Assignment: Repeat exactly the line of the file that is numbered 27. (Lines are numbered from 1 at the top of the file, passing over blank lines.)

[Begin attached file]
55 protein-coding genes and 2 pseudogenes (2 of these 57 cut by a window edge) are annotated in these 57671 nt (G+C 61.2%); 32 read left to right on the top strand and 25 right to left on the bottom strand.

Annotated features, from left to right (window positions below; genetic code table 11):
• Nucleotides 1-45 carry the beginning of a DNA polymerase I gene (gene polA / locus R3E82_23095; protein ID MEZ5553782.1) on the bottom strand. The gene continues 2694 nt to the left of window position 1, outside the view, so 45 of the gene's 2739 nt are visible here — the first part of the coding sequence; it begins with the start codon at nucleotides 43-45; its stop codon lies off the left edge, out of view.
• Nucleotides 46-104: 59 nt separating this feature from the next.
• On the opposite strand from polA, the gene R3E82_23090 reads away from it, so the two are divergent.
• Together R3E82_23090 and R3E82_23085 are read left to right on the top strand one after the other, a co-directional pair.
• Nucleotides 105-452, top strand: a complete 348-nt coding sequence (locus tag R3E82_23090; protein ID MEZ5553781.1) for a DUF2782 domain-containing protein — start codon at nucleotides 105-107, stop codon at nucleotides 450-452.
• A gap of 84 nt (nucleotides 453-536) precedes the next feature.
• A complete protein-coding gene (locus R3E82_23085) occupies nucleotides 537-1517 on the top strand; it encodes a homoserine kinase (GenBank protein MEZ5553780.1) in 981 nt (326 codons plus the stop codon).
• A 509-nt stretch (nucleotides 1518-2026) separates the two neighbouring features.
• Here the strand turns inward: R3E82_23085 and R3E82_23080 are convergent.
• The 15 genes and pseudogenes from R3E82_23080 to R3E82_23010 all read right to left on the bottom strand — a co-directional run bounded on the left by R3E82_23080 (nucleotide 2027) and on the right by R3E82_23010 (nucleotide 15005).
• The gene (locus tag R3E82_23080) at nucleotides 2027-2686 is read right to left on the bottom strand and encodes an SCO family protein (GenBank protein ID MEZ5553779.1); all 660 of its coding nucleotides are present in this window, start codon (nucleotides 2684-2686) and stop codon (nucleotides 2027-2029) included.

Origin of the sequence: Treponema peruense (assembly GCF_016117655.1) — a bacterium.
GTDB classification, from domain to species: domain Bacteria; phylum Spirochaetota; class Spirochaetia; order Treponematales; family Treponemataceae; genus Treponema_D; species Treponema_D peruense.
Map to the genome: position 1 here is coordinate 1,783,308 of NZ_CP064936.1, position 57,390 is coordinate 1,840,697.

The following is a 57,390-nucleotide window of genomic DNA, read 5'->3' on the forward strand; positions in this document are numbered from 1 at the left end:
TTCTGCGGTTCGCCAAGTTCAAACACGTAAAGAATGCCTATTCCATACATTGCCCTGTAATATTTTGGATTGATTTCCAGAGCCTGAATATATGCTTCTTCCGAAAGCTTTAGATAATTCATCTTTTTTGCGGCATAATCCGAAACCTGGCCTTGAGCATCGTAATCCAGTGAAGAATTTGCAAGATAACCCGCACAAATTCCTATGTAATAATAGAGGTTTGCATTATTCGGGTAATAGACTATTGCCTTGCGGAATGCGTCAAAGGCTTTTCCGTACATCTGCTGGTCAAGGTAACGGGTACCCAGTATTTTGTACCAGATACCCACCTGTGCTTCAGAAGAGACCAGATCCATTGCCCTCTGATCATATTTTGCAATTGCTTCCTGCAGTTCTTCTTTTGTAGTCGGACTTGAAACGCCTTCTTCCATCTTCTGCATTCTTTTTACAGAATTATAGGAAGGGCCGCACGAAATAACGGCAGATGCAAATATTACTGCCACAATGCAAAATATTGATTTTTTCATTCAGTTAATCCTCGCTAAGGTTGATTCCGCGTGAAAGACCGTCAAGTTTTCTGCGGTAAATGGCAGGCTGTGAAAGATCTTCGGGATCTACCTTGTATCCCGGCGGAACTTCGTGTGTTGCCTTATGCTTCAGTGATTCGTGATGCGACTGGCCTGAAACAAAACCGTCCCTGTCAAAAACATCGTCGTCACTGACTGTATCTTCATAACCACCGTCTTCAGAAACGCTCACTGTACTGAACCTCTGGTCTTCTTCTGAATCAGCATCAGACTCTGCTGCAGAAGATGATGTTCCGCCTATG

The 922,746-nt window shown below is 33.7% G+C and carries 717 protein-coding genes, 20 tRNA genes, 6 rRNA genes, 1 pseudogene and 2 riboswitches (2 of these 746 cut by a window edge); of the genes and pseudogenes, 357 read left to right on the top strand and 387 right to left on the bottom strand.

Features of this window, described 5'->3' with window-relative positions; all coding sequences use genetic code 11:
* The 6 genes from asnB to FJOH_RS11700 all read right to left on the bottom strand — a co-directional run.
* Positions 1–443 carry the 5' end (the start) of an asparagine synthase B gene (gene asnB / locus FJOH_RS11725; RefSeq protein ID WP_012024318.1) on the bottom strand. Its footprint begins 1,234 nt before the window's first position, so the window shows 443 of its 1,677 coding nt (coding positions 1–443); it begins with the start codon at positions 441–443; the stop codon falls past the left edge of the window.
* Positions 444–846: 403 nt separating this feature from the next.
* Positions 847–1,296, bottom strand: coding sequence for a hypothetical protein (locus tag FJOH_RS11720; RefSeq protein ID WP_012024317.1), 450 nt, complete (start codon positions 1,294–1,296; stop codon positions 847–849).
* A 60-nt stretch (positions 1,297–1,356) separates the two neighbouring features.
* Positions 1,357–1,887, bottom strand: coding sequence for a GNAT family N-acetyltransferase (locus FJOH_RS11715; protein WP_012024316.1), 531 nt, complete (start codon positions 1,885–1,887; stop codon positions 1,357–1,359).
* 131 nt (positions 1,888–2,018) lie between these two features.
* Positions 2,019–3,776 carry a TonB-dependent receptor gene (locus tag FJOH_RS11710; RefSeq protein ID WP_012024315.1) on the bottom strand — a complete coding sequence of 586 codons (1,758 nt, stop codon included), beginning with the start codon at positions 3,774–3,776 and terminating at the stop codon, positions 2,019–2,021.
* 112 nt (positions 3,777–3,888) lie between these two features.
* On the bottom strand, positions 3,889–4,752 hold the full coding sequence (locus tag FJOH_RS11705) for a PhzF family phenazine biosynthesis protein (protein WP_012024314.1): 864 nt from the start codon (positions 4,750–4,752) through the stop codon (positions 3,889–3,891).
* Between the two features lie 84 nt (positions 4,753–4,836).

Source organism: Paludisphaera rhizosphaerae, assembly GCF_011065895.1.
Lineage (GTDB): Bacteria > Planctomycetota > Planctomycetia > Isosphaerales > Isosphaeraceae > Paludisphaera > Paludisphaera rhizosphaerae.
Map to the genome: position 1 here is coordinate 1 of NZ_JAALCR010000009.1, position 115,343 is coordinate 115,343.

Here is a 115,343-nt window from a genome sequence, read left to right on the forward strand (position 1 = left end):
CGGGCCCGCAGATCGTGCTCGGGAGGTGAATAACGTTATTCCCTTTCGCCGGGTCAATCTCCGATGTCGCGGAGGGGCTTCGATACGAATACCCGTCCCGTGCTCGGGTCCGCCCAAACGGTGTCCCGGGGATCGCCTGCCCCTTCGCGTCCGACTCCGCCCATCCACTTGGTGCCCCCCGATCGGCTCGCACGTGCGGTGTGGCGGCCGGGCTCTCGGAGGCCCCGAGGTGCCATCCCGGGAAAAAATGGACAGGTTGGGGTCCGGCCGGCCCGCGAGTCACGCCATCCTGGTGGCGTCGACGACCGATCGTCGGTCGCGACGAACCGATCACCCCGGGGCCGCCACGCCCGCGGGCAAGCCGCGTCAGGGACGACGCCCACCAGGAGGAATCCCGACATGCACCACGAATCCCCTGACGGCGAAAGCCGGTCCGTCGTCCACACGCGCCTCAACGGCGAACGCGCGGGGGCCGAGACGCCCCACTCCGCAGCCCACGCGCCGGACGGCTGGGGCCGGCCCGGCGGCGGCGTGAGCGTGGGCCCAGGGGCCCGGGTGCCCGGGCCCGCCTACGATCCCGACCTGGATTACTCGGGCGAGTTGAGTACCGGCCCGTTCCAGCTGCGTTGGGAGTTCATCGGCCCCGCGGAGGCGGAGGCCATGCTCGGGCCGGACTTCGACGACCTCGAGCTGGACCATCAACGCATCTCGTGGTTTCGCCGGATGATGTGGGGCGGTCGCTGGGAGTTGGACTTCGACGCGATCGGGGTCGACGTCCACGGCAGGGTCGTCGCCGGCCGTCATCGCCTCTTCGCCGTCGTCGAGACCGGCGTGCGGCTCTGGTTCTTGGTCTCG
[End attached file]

* 131 nt (positions 1,888–2,018) lie between these two features.